As expected, 4K / UHD was rejuvenated by the addition of High Dynamic Range (HDR) and a host of carefully crafted demos to show the latest crop of debutant screens, unveiled earlier at CES in all their glory. The results were certainly impressive, but needed considerable technical insight to unravel what was behind “the screen” and how applicable it would be to real world services. At its best, HDR content shown on the latest 2016 screens looked amazing, but most attending NAB this year were trying to visualize what the route to an HDR upgrade would be?
Fundamental to understanding the likely workflow is an appreciation of the kind of service being developed, Video on Demand (VoD) or Live, as well as the source and format of the content. Addressing these issues was the primary focus of my presentation at the Harmonic theatre this year, always an interesting litmus test of what is challenging the industry.
So, what are the main conclusions now that we’ve all returned from the show and had time to digest the news and events? It needs to be made clear from that outset that 4K / UHD is here to stay, certainly no flash in the pan like 3D! With such strong consumer adoption of 4K / UHD screens, and an industry keen to future-proof content, the onus of responsibility is for delivery ecosystems to match the confidence in 4K / UHD shown upstream and downstream within the overall workflow.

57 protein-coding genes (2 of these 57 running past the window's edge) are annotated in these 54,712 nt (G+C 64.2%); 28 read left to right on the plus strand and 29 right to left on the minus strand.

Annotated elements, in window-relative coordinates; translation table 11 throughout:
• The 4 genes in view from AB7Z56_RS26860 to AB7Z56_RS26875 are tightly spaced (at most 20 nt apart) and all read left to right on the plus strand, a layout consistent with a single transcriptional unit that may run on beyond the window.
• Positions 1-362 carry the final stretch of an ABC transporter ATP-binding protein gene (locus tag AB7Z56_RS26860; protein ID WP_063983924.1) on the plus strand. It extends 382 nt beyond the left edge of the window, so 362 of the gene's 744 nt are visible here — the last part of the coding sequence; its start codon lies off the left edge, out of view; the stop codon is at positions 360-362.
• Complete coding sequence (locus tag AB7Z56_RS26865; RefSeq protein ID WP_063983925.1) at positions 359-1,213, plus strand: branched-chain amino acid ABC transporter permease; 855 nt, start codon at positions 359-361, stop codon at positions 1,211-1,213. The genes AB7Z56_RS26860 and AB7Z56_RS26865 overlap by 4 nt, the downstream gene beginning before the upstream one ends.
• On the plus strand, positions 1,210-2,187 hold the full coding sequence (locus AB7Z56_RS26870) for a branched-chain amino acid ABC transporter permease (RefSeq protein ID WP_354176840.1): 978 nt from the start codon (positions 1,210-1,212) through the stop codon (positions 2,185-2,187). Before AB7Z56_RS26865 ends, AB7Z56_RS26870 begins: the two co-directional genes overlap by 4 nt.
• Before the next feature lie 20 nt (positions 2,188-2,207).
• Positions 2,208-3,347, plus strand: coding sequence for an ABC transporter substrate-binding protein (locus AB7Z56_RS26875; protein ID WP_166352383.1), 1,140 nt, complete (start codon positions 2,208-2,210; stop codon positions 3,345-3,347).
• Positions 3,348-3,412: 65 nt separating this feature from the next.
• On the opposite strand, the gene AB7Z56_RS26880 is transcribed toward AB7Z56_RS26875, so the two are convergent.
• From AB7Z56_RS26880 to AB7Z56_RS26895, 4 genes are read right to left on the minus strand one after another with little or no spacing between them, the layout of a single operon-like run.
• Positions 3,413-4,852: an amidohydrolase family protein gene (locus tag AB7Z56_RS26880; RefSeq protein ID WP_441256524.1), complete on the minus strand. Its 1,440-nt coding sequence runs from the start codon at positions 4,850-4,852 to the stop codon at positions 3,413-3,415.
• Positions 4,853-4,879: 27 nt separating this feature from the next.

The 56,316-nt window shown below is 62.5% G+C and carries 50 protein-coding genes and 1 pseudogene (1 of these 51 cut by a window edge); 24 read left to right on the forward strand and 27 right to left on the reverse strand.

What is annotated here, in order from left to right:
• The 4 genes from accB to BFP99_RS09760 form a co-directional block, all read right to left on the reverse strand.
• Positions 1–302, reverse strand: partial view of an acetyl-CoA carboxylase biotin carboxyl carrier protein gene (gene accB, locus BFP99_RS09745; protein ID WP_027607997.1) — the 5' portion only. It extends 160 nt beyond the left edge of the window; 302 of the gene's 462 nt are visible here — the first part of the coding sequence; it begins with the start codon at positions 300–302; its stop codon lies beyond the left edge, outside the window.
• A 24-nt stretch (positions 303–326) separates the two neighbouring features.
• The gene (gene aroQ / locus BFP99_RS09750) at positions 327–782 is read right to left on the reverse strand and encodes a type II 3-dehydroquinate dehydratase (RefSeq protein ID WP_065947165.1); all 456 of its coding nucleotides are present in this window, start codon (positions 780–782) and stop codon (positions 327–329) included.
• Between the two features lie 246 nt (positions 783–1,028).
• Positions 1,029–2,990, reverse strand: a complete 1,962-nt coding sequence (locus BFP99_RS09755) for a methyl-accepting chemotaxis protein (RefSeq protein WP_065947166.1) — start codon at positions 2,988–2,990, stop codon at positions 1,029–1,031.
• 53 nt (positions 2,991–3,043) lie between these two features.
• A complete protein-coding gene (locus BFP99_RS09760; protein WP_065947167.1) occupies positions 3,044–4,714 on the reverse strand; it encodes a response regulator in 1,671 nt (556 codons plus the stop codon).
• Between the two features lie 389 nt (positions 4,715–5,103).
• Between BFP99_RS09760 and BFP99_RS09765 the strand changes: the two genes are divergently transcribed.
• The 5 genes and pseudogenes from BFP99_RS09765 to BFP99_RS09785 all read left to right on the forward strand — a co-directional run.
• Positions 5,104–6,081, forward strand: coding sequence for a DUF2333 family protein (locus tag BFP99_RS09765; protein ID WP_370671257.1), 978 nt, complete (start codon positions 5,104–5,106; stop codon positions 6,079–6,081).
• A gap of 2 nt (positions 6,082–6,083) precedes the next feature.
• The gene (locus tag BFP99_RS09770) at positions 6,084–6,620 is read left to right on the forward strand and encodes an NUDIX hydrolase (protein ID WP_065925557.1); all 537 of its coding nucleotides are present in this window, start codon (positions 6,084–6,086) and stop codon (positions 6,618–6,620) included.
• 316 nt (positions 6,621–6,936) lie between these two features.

While bandwidth is becoming more readily available, we are not yet at the stage where a full scale conversion to 4K / UHD delivery is viable. Firstly, the recent investment in HD infrastructure means this is the starting point for many contemplating meeting consumers expectations, to justify consumer’s investment in UHD screens. Consequently, demos showing the benefits of acquiring content in 4K / UHD, down-converting to HD, and then relying on a Set Top Box or 4K / UHD screen to up-convert are very convincing. Many visitors asked whether HDR should be applied to HD? In my view, native 4K / UHD delivery will eventually happen, but in the short-term HD delivery has to be factored in, especially if it is 1080p. This necessitates dealing with awkward backwards compatibility issues concerning signaling and metadata. To date this has not been a strong point of current workflows.
The most convincing demos at NAB and CES all consisted of highly engaging content, displayed on the most recent screens, which while showing HDR at it’s best, in no way paved the way for an HDR service being universally rolled out in the near term. Certainly, there will continue to be 4K VoD streaming services, for those fortunate enough to have top-end broadband provision, but for these to trigger a widespread shift to native UHD services requires the latest standardization decisions to be commonly available on consumer screens, viable signaling to exist throughout the production and delivery workflow and a clear lift in quality compared to current HD services.
I’ll drill down into what this means in reality for 4K / UHD workflows in part 2 and then move from all the hype surrounding HDR, to deal with the business end of service deployment, namely IP, virtualization, cloud services and compression tuned for broadband delivery in part 3.